Learning technology is an exciting and fast moving field.
Whether you’re an academic interested in increasing engagement in lectures or a student looking for ways to improve your approach to studying, the development of your digital capabilities will be increasingly instrumental to your success.
What are learning technologies and how do we learn about them? I was given pause to reflect on this in a recent interview I gave for our new podcast series Teaching with Tech when asked how I came to work in this area.
A once embryonic profession now encapsulates a large and diverse community; a growing membership organisation – the Association for Learning Technology (ALT) – and a professional accreditation scheme (Certified Membership of the Association for Learning Technology – CMALT) that is increasingly required and valued by employers. The relevance of learning technology beyond the activities of Learning Technologists is clear from the definition given by ALT:
“Learning technology is the broad range of communication, information and related technologies that can be used to support learning, teaching and assessment.”
Building your digital capability and maintaining your professional development
So how do we learn about learning technology? How can we move from a position on the periphery of this dynamic professional community to a more central one? Below are some great ways develop your digital capability and to expose yourself to new ideas involving the use of technology in learning, teaching and assessment.
Plug-in to Podcasts. While it might still be in its infancy we’ve big plans for our new Teaching
with Tech podcast series which will share examples of good practice when applying technology in teaching and learning. Platforms such as Soundcloud (where we host Teaching with Tech) and iTunes are great starting points for searching for podcasts. If you’re in higher or further education Jisc’s podcast series is another worth subscribing to. Similarly The Edtech Podcast available on iTunes hosted by Sophie Bailey (@soph_bailey) is also worth a listen.
Subscribe to blogs. If you’re reading this post then you’re already well on this path! If you don’t already subscribe to receive our weekly posts straight to your inbox then you can enter your email address in the box on the top right of this page. There are countless other blogs that you might derive inspiration from. The brilliant 1minuteCPD provides a daily fix of digital skills training with tasks that can be completed in 1 minute. The ALT-C blog (edited by Sussex’s very own @AnneHole) is another great source of information, case studies and opinion pieces on topics relating to learning technology.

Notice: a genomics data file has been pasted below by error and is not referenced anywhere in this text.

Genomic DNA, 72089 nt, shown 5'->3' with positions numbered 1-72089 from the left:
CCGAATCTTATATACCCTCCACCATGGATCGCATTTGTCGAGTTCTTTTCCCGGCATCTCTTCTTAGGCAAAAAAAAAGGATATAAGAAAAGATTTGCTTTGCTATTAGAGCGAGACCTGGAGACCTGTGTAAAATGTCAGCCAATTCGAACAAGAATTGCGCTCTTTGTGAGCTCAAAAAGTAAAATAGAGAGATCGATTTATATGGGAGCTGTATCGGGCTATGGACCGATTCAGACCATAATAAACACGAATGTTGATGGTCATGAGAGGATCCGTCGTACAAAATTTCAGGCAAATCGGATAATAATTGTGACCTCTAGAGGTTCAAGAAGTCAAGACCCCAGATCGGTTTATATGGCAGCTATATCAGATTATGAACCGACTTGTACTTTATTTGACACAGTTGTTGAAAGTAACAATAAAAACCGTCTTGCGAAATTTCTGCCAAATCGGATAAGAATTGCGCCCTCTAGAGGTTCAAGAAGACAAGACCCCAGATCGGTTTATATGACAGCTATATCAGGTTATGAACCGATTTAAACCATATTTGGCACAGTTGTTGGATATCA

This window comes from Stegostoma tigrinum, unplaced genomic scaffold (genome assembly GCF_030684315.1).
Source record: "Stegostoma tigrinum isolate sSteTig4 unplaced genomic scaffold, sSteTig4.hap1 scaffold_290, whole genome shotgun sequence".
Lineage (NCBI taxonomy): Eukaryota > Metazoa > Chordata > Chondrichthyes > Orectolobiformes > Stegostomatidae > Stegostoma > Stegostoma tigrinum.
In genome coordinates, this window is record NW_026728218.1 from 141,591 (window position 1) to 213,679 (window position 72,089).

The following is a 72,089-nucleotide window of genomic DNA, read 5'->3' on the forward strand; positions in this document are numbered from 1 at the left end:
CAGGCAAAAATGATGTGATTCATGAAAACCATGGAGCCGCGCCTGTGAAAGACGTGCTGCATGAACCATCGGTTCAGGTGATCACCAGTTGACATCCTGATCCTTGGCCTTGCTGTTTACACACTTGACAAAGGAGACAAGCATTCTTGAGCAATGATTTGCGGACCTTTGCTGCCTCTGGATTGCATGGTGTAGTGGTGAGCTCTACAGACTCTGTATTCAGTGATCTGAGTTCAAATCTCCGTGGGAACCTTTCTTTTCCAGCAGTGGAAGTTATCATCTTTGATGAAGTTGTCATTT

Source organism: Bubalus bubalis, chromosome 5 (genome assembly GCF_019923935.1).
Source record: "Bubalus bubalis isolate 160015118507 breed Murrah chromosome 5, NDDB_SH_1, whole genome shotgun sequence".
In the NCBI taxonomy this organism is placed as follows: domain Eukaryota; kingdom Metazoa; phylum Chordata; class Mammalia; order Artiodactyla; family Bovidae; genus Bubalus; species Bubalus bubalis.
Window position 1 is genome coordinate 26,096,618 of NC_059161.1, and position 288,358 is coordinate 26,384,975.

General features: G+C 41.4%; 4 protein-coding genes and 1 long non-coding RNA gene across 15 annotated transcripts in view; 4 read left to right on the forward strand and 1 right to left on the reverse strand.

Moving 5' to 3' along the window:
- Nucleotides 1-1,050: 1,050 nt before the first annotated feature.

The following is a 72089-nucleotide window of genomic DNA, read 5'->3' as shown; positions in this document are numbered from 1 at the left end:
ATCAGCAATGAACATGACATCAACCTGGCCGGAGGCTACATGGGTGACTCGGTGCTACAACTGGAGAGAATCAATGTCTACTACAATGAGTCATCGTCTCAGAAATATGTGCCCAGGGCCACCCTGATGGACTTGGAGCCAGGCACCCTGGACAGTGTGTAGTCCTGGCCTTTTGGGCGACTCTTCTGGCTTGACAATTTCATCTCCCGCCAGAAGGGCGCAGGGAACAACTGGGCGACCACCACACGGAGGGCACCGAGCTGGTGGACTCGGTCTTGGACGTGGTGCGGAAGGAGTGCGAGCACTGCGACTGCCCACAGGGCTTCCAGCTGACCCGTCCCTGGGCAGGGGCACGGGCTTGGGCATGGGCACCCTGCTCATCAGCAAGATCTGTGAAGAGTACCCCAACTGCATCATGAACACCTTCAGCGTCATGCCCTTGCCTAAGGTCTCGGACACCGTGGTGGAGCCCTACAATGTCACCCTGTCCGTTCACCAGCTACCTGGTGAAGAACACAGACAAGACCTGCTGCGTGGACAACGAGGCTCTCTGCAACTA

Engage in online communities. We talked about the value of active participation in professional spaces in our blog post ‘Get connected – engaging with online communities’. A great way to develop your knowledge of learning technology is to join networks and progressively engage in discussion with members of these communities. One of the simplest and richest routes to achieving this is to subscribe to relevant mailing lists. Jiscmail provides access to a huge collection of groups. Many of these lists are closed to non-members but open lists that you might want to join include the ALT-CINFO list (mailing list about the Association for Learning Technology Conference), OER-DISCUSS if you’re interested in open educational resources and the mailing list for the Staff and Educational Development Association (SEDA). If you’re on Twitter you might want to observe the weekly
Learning and Teaching in Higher Education Chat (#LTHEchat) that takes place from 8-9pm on Wednesday evenings and once you’re familiar with the format get involved in the conversations.
Connect at conferences. A tried and trusted format, the traditional conference is another great route to learn about learning technology.
There are many specialist and general events that you might attend (either in person or virtually) but the main ones to look out for include the Spotlight on Digital Capabilities conference organised by the Universities and Colleges Information Systems Association (UCISA), the twice yearly SEDA Conferences (which often have an edtech twist) and of course the annual ALT Conference (ALT-C). ELESIG (Evaluation of Learner’s Experiences of e-Learning Special Interest Group) are a community of educational practitioners and researchers who are active in a range of digital spaces but also host regional meetings that are well worth getting along to
Keep up-to-date with latest research. The rise of open access publishing means that you now have access to a vast range of high quality peer reviewed publications online. Research in Learning Technology is the open access journal of the Association for Learning Technology. The Journal of Perspectives in Applied Academic Practice (JPAAP) has a broader scope but includes many contributions relating to the application or evaluation of learning technology in higher education.
There are many ways for people to learn about learning technology and – for individuals like myself who perhaps unexpectedly found themselves working professionally in this area – many communities and networks that you can connect with which will offer inspiration and support.
What other ways do you maintain your professional development relating to learning technology? What blogs, podcasts or mailing lists do you subscribe to? Please share your comments below.